Low inflation, low output, low employment – it’s simply a policy choice. They know it is a policy choice. They think low inflation, output and employment are the right policy choice, because rising household debt leads to, well, um, maybe low inflation, output and employment.
Via Mr. Svensson, still methodically attacking the madness.
I’m still trying to stay intensely relaxed about the falling UK CPI rate. There is more than enough media coverage on that 1.9% number. What has not been so widely advertised is that the ECFIN Economic Sentiment Indicator rose in January to the highest level since 1997. The lesson of the last five years is that the CPI rate is not a good proxy for aggregate demand. Let’s not forget it!
For what it is worth, the Bank of England think monetary policy is a little too tight to hit their 2% inflation target on the two year horizon, where the median forecast is now 1.9%. And that is the way we should judge the stance of monetary policy under inflation forecast-targeting.
The UK inflation rate fell to 2.0% in December 2013. (!!!) This cannot pass without comment. What does this mean for UK macro policy? I will try to be consistent here. The two most important things about inflation are that:
a) Movement of inflation can represent supply-side or demand-side factors.
b) Macro policy is forward-looking; the inflation rate is backward-looking.
First, addressing (a). UK inflation is much lower than recent BoE forecasts; the February 2013 forecast expected the CPI to rise 3.1% in the year to 2013 Q4, the outturn is 2.1%. That’s a big miss! But real GDP is also much stronger than expected, and stronger by around the same magnitude. It’s likely we’ve seen at least 2%+ RGDP growth in the year to Q4, yet that February forecast was for 1.1% RGDP growth over the same period.
So this suggests either that the BoE is very bad at modelling the short run aggregate supply curve (which determines the split between inflation and output in the short run, given AD)… or that the curve shifted. I would say that both of these are somewhat true. The sharp rise in Sterling since mid-2013 is an obvious candidate for a supply shock, though it will have equal and opposite effects on different sectors.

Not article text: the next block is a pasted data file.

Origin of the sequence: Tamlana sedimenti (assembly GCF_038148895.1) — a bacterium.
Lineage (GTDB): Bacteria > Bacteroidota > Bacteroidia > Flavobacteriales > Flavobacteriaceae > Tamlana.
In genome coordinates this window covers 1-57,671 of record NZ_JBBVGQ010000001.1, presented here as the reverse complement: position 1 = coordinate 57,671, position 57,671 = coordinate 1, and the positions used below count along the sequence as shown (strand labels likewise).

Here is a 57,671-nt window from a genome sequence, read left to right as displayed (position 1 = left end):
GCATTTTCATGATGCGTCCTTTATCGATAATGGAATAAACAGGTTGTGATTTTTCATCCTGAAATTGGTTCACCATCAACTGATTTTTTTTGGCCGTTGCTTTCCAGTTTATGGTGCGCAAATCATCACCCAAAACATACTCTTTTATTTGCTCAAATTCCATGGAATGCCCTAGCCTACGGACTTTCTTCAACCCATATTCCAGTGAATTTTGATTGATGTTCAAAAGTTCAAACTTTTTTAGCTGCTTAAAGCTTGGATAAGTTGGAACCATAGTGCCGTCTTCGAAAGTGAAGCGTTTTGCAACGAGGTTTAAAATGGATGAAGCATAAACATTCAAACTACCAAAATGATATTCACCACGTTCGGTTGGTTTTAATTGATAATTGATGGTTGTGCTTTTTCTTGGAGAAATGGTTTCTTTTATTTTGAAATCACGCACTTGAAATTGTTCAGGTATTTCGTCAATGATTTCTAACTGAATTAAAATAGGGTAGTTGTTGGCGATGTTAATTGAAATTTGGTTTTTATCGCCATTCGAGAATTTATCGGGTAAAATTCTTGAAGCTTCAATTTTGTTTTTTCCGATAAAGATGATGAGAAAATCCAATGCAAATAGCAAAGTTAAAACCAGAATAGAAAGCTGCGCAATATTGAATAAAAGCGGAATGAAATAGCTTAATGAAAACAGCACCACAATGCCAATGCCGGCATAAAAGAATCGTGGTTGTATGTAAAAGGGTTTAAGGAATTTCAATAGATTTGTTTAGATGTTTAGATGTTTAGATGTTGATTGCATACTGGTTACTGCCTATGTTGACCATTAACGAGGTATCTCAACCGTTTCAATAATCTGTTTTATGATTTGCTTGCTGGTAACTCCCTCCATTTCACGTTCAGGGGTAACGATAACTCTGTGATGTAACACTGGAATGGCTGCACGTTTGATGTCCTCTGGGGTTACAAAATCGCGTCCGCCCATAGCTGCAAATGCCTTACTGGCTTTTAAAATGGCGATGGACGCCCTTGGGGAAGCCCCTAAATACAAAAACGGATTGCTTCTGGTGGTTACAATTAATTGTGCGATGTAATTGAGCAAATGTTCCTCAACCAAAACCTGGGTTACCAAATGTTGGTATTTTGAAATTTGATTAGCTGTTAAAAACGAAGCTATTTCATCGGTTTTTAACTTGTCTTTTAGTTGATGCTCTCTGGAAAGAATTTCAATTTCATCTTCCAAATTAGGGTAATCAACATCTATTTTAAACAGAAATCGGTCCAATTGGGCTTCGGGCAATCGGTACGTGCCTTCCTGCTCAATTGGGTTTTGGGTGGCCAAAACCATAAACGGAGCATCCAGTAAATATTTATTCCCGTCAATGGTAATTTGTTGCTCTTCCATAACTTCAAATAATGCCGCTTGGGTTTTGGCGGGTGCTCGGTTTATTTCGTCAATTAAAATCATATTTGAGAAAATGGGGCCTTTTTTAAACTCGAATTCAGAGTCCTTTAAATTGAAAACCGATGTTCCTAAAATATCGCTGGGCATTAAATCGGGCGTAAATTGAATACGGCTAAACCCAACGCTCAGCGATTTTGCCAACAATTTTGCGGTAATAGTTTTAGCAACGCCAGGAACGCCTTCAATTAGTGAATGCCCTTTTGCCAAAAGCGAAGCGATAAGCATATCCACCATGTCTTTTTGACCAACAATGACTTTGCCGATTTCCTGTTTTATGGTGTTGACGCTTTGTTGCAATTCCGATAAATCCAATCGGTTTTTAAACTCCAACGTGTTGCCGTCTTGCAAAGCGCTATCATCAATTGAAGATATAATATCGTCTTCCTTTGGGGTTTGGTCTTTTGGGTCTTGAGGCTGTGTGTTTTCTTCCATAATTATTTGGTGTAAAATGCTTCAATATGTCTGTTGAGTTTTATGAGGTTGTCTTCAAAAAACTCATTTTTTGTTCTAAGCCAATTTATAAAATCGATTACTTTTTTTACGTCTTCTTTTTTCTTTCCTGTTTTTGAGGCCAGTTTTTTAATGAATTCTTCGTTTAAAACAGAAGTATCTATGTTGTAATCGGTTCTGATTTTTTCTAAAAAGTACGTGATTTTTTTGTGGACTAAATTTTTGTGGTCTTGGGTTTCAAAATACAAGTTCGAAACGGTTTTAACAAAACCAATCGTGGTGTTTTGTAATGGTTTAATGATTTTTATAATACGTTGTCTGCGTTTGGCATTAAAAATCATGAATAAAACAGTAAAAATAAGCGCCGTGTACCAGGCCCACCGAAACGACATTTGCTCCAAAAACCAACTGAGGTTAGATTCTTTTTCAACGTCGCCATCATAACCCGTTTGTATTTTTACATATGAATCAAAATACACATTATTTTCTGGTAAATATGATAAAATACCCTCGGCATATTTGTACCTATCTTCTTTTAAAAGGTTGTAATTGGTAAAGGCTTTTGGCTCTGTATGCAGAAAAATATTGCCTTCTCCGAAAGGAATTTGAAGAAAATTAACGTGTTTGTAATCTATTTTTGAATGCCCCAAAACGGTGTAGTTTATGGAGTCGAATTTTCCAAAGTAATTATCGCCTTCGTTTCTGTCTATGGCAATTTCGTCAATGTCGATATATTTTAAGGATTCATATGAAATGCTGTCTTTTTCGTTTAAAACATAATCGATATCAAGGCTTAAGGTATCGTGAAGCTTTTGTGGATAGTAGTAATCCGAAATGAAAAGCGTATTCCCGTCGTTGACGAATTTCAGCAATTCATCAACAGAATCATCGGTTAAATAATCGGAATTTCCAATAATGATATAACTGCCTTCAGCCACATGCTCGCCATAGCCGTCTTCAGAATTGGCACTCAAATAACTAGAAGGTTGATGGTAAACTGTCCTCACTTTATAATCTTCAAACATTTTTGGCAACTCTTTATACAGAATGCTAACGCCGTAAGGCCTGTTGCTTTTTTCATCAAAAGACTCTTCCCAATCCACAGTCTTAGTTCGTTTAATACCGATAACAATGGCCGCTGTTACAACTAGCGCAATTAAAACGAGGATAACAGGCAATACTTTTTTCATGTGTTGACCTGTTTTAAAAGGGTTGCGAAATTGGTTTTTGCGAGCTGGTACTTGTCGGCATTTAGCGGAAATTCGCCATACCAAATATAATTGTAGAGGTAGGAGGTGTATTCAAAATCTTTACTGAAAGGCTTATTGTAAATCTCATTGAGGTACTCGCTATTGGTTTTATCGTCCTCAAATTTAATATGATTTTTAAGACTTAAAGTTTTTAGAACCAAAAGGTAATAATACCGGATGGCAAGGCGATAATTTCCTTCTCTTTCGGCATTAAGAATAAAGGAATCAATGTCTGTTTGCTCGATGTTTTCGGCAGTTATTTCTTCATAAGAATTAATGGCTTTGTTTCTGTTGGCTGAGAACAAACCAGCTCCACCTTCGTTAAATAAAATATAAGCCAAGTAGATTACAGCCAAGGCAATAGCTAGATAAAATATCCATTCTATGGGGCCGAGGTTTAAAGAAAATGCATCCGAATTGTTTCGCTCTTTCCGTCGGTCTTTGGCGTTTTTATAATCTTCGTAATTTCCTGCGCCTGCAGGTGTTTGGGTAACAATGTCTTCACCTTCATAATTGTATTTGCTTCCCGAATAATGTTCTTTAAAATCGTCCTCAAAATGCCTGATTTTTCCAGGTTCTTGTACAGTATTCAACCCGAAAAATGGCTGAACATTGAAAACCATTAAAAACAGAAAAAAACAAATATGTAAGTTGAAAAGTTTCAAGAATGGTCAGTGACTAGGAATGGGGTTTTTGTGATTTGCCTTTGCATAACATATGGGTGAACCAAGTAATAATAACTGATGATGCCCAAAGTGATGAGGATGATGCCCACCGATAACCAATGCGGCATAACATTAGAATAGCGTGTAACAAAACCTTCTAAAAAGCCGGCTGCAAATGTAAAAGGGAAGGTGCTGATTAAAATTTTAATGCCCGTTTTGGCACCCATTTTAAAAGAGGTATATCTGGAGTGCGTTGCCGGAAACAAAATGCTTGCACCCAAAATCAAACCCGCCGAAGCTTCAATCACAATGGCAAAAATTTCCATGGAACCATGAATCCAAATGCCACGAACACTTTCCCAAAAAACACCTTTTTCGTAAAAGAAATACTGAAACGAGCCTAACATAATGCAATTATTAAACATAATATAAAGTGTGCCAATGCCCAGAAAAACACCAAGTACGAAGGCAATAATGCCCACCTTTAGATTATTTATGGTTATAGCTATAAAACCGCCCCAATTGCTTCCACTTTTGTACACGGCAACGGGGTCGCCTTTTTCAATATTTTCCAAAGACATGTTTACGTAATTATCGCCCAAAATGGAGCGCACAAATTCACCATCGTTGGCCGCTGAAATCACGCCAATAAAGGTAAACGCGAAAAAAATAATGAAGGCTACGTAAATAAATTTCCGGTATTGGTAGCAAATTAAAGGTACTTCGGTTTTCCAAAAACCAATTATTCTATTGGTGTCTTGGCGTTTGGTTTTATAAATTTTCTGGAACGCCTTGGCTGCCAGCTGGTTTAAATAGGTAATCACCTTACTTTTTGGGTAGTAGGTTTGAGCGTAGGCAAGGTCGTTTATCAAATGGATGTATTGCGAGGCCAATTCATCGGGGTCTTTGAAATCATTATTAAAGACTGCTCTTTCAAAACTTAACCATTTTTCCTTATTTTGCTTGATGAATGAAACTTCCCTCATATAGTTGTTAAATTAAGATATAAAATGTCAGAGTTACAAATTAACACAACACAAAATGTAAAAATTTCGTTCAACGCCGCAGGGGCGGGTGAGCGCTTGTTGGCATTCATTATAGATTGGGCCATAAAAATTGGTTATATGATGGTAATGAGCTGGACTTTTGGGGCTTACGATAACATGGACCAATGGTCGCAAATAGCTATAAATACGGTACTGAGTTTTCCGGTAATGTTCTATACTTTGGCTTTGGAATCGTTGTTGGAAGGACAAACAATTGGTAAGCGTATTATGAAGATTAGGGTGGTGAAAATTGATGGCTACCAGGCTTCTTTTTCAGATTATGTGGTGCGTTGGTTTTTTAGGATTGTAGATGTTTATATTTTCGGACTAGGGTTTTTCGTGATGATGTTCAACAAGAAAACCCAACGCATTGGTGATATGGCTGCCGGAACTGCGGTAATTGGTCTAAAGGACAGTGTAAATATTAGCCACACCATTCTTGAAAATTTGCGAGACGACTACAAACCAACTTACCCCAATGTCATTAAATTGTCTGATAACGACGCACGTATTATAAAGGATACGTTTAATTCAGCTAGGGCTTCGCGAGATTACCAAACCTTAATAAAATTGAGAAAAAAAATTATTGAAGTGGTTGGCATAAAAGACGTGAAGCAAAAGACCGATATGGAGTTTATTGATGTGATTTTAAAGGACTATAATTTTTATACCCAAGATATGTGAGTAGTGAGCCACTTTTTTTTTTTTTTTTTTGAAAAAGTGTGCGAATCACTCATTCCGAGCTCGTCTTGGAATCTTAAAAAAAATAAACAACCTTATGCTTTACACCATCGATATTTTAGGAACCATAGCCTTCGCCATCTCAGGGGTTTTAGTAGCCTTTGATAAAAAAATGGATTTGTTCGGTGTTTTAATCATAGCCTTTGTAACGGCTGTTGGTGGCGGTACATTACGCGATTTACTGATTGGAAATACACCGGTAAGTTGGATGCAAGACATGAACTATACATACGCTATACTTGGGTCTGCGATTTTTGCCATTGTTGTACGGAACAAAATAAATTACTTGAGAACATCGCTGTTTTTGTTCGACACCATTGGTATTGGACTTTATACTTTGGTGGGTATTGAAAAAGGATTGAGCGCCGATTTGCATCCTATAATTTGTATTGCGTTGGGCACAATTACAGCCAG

(An obligatory dig at liquidity trappists on Sterling: nobody really believes that a central bank which is trying but failing to “create enough inflation” would stop printing money and then watch its currency appreciate by 10% over just nine months. The UK’s “liquidity trap” is a Very Serious Theory, in the Krugmanite sense of “Very Serious”.)
Moving on to (b). Does the current inflation rate tell us anything about whether monetary policy is too tight, looking forward? No, no, no. If you don’t answer “no, no, no” to that question, then you must also argue that the 5.2% inflation rate in September 2008 or September 2011 was telling us something useful about monetary policy at the time.
Relative to anything close to my ideal macro policy (say NGDPLT with a return to the 2009/10 trend), monetary policy is of course still much too tight. Relative to the actual goals of UK monetary policy I would be fairly relaxed about the outlook. The domestic equity market (FTSE 250) is rising 25-30% y/y. Inflation expectations are stable and consistent with hitting 2% inflation. I’d guess this is consistent with a continuation of 4-5% y/y NGDP growth. Those who thought running inflation 3.2% above target was not a sufficient reason for tightening monetary policy should also be relaxed about inflation going below target… or else admit that targeting inflation should not be a goal of macro policy in the first place.